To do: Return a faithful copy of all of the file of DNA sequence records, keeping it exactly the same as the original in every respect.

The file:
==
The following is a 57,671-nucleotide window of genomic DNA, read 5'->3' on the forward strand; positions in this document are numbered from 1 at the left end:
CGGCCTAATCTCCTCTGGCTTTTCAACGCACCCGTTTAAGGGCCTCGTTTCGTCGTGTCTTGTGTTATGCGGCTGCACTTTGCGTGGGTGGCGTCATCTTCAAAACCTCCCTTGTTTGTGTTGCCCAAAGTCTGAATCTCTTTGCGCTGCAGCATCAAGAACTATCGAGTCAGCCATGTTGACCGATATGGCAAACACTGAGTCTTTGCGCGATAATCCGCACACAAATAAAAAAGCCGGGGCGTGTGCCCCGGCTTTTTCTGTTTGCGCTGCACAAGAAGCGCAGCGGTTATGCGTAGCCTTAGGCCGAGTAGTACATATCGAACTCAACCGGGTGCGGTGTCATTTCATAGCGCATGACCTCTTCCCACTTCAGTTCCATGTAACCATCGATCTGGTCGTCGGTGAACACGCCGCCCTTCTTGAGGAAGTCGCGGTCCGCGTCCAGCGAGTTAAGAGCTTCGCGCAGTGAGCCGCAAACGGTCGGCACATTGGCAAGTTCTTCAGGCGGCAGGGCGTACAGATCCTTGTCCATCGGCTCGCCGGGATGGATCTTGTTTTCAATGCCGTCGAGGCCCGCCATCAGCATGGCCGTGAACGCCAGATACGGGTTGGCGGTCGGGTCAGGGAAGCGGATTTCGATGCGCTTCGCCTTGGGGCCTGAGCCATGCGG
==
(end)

The following is a 57,671-nucleotide window of genomic DNA, read 5'->3' on the forward strand; positions in this document are numbered from 1 at the left end:
CGGCCTAATCTCCTCTGGCTTTTCAACGCACCCGTTTAAGGGCCTCGTTTCGTCGTGTCTTGTGTTATGCGGCTGCACTTTGCGTGGGTGGCGTCATCTTCAAAACCTCCCTTGTTTGTGTTGCCCAAAGTCTGAATCTCTTTGCGCTGCAGCATCAAGAACTATCGAGTCAGCCATGTTGACCGATATGGCAAACACTGAGTCTTTGCGCGATAATCCGCACACAAATAAAAAAGCCGGGGCGTGTGCCCCGGCTTTTTCTGTTTGCGCTGCACAAGAAGCGCAGCGGTTATGCGTAGCCTTAGGCCGAGTAGTACATATCGAACTCAACCGGGTGCGGTGTCATTTCATAGCGCATGACCTCTTCCCACTTCAGTTCCATGTAACCATCGATCTGGTCGTCGGTGAACACGCCGCCCTTCTTGAGGAAGTCGCGGTCCGCGTCCAGCGAGTTAAGAGCTTCGCGCAGTGAGCCGCAAACGGTCGGCACATTGGCAAGTTCTTCAGGCGGCAGGGCGTACAGATCCTTGTCCATCGGCTCGCCGGGATGGATCTTGTTTTCAATGCCGTCGAGGCCCGCCATCAGCATGGCCGTGAACGCCAGATACGGGTTGGCGGTCGGGTCAGGGAAGCGGATTTCGATGCGCTTCGCCTTGGGGCCTGAGCCATGCGG